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Mears says IndyCar on upswing
He lost his desire to drive in 1992, but four-time Indianapolis 500 winner Rick Mears has never lost his passion for IndyCar racing.

Despite a decade-plus of feuding and fighting, instigated by Tony George with the creation of the Indy Racing League in the mid 1990s, Mears has remained loyal to the sport.

Not many have.

The feud pitting the IRL on one side and CART, which had been the sanctioning body of IndyCar since 1979 on the other, divided teams, sent drivers scurrying to NASCAR, sponsors packing and, perhaps most importantly, turned off fans.

By the time George and the IRL merged with Champ Car (the spinoff of a bankrupt CART) in 2008 the war had been basically lost.

NASCAR had become the King of racing in North America and IndyCar racing was nothing but a side note in most quarters.

It's still that way today.

NASCAR coverage is omnipresent -- on TV, in the newspaper, on the internet and on the radio.

IndyCar not so much.

The lead into NASCAR's 10-race Chase to the championship has been well chronicled, over analyzed and yes, probably over-hyped.

IndyCar also has pretty good race for the championship going on as Will Power has erased a huge deficit over the past three races (finishing fifth, first and first) and trails Dario Franchitti by just five points heading into Sunday's race in Japan. Three races remain to decide that title with the final race set for Las Vegas on Oct. 16.

Good luck finding much in depth news on the IndyCar point race.

"NASCAR has been very strong in past years and has done a great job promoting," concedes Mears, who was raised in Bakersfield and has been a consultant for Penske Racing since his retirement from competition. "But I think right now IndyCar has some good momentum going. I think IndyCar is on an upswing. The racing is the best it's ever been, the competition level is high and there area number of teams that can win on any given day."

And yet, the most prominent face of IndyCar -- Danica Patrick -- is bailing for the greener pastures of NASCAR. Most of the talk generated in mass media this summer was Patrick's saga -- was she or wasn't she going to NASCAR, not on IndyCar race coverage.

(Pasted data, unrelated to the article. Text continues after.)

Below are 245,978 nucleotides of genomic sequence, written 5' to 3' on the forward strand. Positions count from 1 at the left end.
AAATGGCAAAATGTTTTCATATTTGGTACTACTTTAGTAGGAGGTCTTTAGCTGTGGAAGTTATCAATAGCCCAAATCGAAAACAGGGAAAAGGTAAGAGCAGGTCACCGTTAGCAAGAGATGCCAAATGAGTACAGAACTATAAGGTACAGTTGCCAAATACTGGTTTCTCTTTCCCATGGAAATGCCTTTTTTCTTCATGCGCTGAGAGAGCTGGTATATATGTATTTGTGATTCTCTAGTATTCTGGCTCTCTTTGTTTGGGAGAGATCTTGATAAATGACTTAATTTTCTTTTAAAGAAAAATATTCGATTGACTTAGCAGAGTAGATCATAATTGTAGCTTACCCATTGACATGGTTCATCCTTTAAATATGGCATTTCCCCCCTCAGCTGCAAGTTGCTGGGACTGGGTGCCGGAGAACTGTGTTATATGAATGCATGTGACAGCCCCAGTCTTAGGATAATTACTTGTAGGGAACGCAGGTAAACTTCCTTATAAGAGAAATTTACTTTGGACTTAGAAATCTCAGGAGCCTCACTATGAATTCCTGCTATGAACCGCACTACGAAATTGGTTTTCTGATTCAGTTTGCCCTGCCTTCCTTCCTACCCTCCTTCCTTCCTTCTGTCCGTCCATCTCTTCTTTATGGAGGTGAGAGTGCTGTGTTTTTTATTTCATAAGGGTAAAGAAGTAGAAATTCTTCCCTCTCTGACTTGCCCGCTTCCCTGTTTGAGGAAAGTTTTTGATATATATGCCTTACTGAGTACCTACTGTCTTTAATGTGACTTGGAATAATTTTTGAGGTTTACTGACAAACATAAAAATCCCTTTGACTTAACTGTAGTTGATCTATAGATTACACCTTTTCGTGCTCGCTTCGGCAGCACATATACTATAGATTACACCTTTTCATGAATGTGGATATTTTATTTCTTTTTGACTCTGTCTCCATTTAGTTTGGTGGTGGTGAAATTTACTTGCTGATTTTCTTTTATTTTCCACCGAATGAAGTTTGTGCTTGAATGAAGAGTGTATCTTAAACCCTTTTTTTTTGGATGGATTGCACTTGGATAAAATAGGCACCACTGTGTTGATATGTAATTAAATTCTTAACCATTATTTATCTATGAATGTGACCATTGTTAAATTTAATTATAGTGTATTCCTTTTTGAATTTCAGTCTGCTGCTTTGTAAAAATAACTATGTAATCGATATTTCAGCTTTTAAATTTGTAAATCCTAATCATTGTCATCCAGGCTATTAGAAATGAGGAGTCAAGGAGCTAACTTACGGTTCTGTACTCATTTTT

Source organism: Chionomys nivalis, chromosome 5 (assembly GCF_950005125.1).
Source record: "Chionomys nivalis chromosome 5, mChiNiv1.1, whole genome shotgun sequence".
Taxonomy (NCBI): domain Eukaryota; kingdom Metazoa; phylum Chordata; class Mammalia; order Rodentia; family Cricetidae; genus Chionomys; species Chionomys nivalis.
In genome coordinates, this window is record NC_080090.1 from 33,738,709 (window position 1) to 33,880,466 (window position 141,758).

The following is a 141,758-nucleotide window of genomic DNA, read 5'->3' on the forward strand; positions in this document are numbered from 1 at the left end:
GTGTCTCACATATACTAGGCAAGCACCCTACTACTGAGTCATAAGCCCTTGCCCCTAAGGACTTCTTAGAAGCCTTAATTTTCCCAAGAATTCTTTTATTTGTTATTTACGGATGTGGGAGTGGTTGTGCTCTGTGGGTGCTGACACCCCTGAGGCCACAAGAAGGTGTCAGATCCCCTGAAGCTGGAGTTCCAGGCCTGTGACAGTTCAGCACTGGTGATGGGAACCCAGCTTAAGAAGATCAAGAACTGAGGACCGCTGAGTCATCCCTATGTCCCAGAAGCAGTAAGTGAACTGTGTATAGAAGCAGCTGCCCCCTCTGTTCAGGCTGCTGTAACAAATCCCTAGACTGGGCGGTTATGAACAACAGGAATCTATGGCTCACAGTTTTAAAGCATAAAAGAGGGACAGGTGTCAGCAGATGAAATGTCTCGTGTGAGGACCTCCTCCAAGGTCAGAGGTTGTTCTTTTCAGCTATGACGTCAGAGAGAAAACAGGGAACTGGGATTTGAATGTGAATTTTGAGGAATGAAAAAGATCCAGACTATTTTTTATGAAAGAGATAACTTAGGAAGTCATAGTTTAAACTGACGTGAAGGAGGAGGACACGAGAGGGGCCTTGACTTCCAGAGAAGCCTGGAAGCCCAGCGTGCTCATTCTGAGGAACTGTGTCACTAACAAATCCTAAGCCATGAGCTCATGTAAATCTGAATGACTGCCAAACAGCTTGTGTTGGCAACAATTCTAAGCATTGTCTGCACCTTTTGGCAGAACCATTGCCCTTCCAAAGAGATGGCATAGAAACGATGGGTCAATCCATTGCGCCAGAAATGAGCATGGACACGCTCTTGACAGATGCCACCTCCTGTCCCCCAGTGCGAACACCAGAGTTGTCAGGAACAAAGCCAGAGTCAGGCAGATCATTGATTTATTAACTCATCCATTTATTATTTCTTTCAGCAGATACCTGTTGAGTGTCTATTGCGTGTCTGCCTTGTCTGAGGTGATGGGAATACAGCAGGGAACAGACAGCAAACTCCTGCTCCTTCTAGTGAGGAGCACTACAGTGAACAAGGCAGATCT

"There's other Danicas, other people, other drivers," Mears says. "You just keep moving forward."

Which Mears thinks the sport is doing with new CEO Randy Bernard, new venues and a new chassis/engine package for next season.

"Randy Bernard has done a great job," Mears said. "He's come in with a fresh set of eyes and sees things from different angles. He can think out of the box a little. It's always about improving, just like driving a car."

Honda has been the sole supplier of engines since 2006 and the current chassis has gotten a little long in the tooth. Honda will be a supplier of a new turbocharged engine next year as will Chevrolet and Lotus.

"I definitely think multiple engine manufacturers will be good for the sport," Mears said. "I think it will be good for the racing and it gives the fans more to root for."

And Mears is glad to see the series return to Fontana for the first time since 2005 with a race sept for Sept. 15, 2012 at Auto Club Speedway.

But as how to bring more fans to the races and more to their television sets, Mears said that area is not his forte.

"I don't know, I don't get into that end of it," he said. "I know you have to go about it the same as anything anyone does: look at where you're at, what you're doing, what works, what doesn't and start making changes. That's up Randy and IndyCar. All you can do is keep improving." Bakersfield Californian
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